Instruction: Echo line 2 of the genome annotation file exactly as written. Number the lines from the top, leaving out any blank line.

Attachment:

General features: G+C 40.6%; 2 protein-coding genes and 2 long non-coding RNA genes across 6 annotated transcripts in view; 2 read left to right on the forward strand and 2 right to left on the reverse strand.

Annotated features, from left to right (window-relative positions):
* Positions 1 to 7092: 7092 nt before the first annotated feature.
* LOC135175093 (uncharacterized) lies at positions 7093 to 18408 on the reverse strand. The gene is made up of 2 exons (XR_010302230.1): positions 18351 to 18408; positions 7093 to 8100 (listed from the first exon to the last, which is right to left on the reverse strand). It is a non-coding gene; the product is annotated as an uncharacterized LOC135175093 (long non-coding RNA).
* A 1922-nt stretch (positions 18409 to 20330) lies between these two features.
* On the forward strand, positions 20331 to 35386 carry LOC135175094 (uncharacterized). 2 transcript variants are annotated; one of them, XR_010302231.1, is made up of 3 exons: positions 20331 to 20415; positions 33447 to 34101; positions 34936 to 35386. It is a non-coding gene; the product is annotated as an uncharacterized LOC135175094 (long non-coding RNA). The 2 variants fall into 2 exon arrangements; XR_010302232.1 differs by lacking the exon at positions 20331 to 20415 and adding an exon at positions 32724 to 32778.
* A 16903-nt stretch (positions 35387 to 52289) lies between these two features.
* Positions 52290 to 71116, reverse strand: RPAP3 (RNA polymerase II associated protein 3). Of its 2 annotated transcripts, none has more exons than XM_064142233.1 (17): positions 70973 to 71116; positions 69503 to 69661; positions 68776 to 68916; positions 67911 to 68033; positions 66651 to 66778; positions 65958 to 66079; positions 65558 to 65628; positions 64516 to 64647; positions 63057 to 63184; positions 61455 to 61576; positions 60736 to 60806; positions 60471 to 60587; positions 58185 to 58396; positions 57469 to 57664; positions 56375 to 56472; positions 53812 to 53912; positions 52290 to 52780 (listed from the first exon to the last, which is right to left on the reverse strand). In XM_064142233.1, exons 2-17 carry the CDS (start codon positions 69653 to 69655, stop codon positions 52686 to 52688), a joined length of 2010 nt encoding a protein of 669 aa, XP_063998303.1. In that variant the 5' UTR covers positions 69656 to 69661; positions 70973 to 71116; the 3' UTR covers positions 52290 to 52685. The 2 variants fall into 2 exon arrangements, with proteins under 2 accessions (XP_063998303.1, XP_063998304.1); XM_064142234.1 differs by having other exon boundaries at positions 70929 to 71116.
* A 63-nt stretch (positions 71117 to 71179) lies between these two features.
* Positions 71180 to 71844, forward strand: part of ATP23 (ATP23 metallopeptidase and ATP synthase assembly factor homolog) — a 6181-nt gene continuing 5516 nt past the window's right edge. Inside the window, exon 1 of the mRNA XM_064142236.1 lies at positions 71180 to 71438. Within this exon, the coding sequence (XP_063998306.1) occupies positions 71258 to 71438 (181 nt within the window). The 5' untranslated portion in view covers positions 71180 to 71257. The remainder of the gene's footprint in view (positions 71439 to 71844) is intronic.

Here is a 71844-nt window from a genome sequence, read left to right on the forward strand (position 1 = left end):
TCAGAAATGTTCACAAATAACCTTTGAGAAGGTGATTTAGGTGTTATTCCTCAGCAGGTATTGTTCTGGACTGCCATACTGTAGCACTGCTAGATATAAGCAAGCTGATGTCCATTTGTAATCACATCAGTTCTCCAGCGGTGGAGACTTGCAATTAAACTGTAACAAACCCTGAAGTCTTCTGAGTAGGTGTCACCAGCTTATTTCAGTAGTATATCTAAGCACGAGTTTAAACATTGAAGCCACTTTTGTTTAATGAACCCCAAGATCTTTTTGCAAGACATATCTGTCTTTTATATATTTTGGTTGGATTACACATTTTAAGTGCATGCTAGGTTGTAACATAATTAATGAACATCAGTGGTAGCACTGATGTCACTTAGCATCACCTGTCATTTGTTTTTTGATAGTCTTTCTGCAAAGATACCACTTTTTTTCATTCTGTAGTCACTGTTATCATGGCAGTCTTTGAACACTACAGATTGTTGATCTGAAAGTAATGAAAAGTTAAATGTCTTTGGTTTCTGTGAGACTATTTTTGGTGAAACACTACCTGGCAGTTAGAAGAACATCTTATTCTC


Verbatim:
Annotated features, from left to right (window-relative positions):